The World is Crashing

The Government is Coming for Us

"And if ever, by some unlucky chance, anything unpleasant should somehow happen, why, there’s always soma to give you a holiday from the facts. And there’s always soma to calm your anger, to reconcile you to your enemies, to make you patient and long-suffering. In the past you could only accomplish these things by making a great effort and after years of hard moral training. Now, you swallow two or three half-gramme tablets, and there you are. Anybody can be virtuous now.

This quote is by Mustapha Mond in a conversation between him and John the Savage. The context of the quote is that Mond is trying to convince John that soma -- and indirectly, most other aspects of World State -- solves humanity's problems of having unpleasant emotions. This relates to a dystopian society today in that antidepressants, other prescription drugs, and illegal narcotics are fairly easy to obtain. We are quick to take miracle pills for nearly everything in order to avoid dealing with the unpleasantness that could have followed. In the book, their dystopian society is almost entirely based on soma. Even Linda, after decades of not having the drug, begged for it the moment she returned to World State.
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The Surveillance State

George Orwell’s 1984 warns of an impending surveillance state. However, many argue that the surveillance state has already arrived, especially in a post 9/11 period. There is an unanimous opinion that a surveillance state would be rejected by the people, possibly even violently. That may not be the case. In the United States, there is a separate court system that deals exclusively with NSA surveillance, approving nearly every request for anonymous surveillance with impunity. The Uniting and Strengthening America by Providing Appropriate Tools Required to Intercept and Obstruct Terrorism Act of 2001 (USA PATRIOT Act), which allows the various branches of the U.S. government to research and “obstruct” any person, group, or idea believed to support or advertise any domestic or foreign terrorist activities, was passed with overwhelming support in the House of Representatives and only one member voting against in the Senate, with one abstention.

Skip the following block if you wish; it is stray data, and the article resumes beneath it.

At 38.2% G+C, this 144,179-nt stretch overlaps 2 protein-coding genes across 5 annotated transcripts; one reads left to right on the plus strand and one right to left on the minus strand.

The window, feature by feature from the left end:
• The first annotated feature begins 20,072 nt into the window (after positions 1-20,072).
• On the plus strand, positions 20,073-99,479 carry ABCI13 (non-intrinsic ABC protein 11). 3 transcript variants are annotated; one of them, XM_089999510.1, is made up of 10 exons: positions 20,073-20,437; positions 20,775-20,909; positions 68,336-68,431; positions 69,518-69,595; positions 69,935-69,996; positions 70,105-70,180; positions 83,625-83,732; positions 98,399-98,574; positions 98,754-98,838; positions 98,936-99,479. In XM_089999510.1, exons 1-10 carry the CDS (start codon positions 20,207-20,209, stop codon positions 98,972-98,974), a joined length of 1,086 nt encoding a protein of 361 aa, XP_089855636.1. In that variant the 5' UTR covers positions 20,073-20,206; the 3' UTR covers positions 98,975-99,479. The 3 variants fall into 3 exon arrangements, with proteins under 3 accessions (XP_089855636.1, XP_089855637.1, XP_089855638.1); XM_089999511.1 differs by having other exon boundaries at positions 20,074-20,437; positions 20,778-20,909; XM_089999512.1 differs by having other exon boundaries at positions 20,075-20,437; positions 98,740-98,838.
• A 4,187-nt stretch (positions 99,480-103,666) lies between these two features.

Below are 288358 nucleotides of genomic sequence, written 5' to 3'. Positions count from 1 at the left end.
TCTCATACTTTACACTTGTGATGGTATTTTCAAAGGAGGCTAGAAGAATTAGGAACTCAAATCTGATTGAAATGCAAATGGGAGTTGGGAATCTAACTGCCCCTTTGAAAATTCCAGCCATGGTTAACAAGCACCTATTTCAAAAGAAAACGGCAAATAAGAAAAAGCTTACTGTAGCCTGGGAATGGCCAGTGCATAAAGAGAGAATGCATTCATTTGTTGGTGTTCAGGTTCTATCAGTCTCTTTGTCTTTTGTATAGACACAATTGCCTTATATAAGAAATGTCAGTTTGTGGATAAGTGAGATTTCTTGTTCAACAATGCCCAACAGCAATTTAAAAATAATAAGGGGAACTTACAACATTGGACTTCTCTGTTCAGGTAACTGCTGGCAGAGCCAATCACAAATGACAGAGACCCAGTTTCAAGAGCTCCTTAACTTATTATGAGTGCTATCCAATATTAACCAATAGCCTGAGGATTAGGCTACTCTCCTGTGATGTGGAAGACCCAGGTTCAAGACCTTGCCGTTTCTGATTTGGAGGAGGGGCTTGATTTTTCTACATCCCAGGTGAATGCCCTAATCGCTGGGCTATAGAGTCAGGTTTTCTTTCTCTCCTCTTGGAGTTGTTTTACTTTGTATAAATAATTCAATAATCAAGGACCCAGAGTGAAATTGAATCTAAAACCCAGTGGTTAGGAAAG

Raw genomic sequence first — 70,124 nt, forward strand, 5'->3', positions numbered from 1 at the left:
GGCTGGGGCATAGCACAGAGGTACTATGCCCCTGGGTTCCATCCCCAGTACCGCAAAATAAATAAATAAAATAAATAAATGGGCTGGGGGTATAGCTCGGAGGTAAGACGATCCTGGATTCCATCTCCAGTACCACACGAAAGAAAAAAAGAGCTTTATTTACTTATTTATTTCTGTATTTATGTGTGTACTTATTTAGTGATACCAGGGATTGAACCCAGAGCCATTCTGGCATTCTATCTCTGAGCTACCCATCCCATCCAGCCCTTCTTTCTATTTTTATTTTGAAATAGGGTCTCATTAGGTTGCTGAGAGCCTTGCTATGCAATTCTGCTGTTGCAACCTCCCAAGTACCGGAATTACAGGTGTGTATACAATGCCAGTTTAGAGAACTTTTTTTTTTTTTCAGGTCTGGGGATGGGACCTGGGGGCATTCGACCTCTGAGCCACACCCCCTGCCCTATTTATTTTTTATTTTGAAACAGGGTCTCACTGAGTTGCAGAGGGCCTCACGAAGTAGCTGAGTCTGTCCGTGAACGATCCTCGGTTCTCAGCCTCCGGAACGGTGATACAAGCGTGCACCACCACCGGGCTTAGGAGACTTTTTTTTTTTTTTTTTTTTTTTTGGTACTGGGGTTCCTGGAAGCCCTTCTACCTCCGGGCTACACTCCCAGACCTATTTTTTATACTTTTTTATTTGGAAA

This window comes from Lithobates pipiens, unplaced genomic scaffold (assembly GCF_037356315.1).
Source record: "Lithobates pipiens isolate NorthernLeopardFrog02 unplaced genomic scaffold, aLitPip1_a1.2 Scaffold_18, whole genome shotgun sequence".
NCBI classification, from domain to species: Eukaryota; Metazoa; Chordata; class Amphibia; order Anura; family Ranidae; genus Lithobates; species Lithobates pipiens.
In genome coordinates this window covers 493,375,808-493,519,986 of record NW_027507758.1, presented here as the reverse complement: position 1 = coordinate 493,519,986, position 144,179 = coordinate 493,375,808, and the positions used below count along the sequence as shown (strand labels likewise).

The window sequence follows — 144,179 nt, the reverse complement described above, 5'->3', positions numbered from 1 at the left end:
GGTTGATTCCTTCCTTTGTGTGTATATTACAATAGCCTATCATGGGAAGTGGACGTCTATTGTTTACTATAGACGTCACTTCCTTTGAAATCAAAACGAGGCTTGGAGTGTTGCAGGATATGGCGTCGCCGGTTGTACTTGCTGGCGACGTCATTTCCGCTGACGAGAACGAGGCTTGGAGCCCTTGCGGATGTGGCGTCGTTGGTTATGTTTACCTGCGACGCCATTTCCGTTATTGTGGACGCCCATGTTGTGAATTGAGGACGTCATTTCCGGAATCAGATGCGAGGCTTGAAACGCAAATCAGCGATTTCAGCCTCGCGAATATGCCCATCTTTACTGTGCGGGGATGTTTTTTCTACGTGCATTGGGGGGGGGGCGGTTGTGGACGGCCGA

The Foreign Intelligence Surveillance Court (FISA Court) is a panel of judges that approves nearly every single request to snoop that the NSA asks for — in fact, “1,856 applications in 2012 to the FISA Court for electronic surveillance and physical searches for "foreign intelligence purposes," the Justice Department said. None were denied, but 40 were modified to some extent. Only one such request was withdrawn by the FBI, (“What is the FISA Court”). The Court’s eleven judges are appointed unilaterally by Chief Justice John Roberts. And what shows the covertness of the court is that the location where the judges meet is secret. The PATRIOT Act amended many sections of existing laws, allowing the surveillance and wiretapping of a specific person or facility without warrant, statement of purpose, or identity of the suspected terrorist.

George Orwell wrote 1984 in 1948 — 66 years ago. Yet, the system he warned of, of incessant government spying and of limitless surveillance, has been in place for decades (or even a century, depending on one’s interpretation).

These are not the only ways for the American government to spy on its citizens: the NSA has PRISM and the Hemisphere Project; the FBI Magic Lantern and CIPAC; and even the Postal Service has its own surveillance program — Mail Isolation Control and Tracking program. Having these programs does constitute a dystopia. They have functions in society and keep us protected. It is a dystopia because, like in 1984 there are no limits on the government’s surveillance programs. The argument that the safety of the community outweighs the loss of individual freedom was only true until a certain point, and I believe we have crossed that point.

Works Cited

Claudia. "What Does the PATRIOT Act Allow the Government to Do?" The UltraViolet RSS. N.p., 20 Oct. 2013. Web. 04 Dec. 2014. <>.

Mears, Bill, and Halimah Abdullah. "What Is the FISA Court?" CNN. Cable News Network, 17 Jan. 2014. Web. 04 Dec. 2014. <>.

D12 - Purple Pills [Dirty] BET

Purple Pills by D12 and Brave New World